Among smokers, knowledge of SHS harms was associated with wanting to quit and attempts to quit, but knowing about direct, personal health consequences was not. Similarly, in an ITC Project survey in New Zealand, setting an example to children was more likely to be identified by Maori and Pacific peoples as a reason to quit, and was associated with SHS awareness and protective behaviour among smokers.37 Our findings are also consistent with qualitative research from the Northern Territory,15,24 in which Aboriginal participants expressed higher levels of concern for the health of others than for personal risk. Health is considered by many Aboriginal and Torres Strait Islander people to include the health of others.38 This may also explain why risk-minimising beliefs did not reduce interest in quitting, as predicted from research in the general population, despite being held at similar levels.21,22 It may be that these counterarguments are an ineffective shield to risks that include the health of others, and so have little or no effect on interest in quitting among Aboriginal and Torres Strait Islander people.

Our findings weaken the argument that risk-minimising beliefs explain why smoking persists in contexts where knowledge is high, and provide evidence that challenging these beliefs is unlikely to increase interest in quitting among Aboriginal and Torres Strait Islander people. Rather, health information may be interpreted with greater priority and relevance where negative health effects are framed in ways that include the health of others. This supports the approach used in the “Break the Chain” campaign, Australia's first national Aboriginal and Torres Strait Islander antismoking campaign, launched in March 2011.39

Strengths and limitations

This is the first broadly representative survey of knowledge and health risk beliefs about smoking among Aboriginal and Torres Strait Islander peoples. The survey design made it feasible to interview a large number of people and to explore variation within our sample.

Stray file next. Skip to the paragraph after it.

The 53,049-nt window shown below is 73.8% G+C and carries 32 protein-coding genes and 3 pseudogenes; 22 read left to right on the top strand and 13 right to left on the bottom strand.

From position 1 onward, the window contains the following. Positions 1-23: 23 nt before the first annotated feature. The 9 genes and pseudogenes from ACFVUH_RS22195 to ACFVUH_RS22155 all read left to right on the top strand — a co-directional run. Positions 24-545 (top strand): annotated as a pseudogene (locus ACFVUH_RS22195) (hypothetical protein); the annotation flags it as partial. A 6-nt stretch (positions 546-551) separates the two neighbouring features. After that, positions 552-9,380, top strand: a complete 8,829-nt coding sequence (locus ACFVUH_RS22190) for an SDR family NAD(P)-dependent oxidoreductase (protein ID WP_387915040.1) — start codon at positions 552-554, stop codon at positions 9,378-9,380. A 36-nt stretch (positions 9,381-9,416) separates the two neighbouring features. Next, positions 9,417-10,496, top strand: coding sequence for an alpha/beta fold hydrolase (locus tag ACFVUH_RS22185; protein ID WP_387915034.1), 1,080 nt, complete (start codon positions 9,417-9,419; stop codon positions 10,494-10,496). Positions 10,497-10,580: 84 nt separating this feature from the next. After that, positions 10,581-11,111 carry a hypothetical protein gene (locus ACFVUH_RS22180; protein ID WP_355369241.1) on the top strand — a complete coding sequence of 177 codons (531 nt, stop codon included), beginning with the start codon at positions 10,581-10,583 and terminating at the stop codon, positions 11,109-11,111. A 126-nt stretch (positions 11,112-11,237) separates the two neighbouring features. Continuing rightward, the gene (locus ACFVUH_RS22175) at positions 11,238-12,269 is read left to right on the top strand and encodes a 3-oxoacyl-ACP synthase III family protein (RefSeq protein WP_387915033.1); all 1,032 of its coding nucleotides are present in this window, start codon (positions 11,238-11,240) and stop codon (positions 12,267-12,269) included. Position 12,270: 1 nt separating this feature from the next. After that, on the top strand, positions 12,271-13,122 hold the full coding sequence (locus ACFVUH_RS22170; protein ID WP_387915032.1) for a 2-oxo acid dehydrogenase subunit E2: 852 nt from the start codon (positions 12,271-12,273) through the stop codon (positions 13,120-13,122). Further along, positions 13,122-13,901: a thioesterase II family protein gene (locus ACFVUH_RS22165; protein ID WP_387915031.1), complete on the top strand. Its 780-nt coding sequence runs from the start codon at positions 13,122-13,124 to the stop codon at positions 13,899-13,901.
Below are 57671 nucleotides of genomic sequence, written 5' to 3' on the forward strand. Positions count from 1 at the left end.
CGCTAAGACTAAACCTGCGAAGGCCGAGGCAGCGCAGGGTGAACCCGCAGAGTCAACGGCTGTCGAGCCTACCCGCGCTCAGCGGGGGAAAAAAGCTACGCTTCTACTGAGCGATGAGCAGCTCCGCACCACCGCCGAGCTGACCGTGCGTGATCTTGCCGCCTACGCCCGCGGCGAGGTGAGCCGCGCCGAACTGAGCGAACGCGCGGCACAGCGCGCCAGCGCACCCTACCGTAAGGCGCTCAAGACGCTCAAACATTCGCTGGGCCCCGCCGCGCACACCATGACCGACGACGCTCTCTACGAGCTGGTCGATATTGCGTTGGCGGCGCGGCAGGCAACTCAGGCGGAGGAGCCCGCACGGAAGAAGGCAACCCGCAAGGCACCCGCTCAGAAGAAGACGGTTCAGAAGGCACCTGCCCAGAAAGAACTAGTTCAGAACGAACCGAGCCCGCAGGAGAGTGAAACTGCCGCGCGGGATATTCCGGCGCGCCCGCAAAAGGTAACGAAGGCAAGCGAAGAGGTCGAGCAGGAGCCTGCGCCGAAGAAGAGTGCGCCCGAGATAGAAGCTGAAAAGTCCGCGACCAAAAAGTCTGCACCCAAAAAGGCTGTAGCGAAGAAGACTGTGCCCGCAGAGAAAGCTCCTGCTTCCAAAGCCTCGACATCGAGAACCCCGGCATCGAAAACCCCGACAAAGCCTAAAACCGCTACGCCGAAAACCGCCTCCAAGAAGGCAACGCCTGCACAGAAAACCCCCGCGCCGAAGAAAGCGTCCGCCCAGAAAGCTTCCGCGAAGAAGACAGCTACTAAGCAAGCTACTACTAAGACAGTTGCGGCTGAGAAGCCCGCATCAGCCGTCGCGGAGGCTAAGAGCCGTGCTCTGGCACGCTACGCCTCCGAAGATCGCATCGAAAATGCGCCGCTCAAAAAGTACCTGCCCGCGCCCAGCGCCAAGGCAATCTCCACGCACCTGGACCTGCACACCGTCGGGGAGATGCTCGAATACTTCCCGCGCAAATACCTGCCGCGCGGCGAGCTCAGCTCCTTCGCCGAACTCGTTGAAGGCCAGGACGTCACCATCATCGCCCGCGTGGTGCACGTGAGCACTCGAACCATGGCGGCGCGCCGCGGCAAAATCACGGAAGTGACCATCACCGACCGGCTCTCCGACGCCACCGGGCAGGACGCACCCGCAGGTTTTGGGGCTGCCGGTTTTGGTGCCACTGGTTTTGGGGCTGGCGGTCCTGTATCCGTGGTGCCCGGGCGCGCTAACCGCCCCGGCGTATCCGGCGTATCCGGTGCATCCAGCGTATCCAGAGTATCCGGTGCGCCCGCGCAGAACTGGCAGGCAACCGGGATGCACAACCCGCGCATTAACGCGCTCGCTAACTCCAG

However, use of closed-ended questions may have led to overestimation of knowledge,40,41 which was assessed for a limited number of general health consequences of smoking. Knowledge may also have been overestimated if participants responded “yes” without fully scrutinising each question or because they did not want to appear uninformed. However, variation in the proportion of respondents who showed uncertainty in response to each item is evidence against this being systematic. Repeating the analyses with the “no” response as the dependent variable found the same general pattern of results (reversed). This increased our confidence in the validity of these outcomes, but did show that respondents from the most remote and disadvantaged areas were less likely to respond “don't know”, consistent with biases to acquiesce or provide socially desirable responses in these areas. Some of the differences found, particularly area-level ones, may be due to social desirability biases, which are thought to be moderated by culture.42 Although face-to-face interviews can increase perceived pressure to provide socially acceptable responses, we attempted to reduce any such effects by engaging local interviewers, to minimise the social distance between the interviewer and participant.42

The questions used to assess health worry and risk minimisation showed good face validity, but have not been previously used to investigate these constructs with Aboriginal and Torres Strait Islander people. While these results paint a broad, representative picture of general health knowledge, concern and influence on quitting among Aboriginal and Torres Strait Islander people, more detailed assessments of knowledge may identify other gaps to target in future health information campaigns.

In conclusion, this national study found that lack of basic knowledge about the health consequences of smoking is not an important barrier to wanting and attempting to quit for Aboriginal and Torres Strait Islander smokers. Framing new messages in ways that encompass the health of others is likely to contribute to goal setting and prioritisation of quitting.

1 Smoking-related knowledge and health risk beliefs in a national sample of Aboriginal and Torres Strait Islander peoples*

Survey question and response

Daily smokers (n = 1392)

Non-daily smokers (n = 251)

Ex-smokers (n = 311)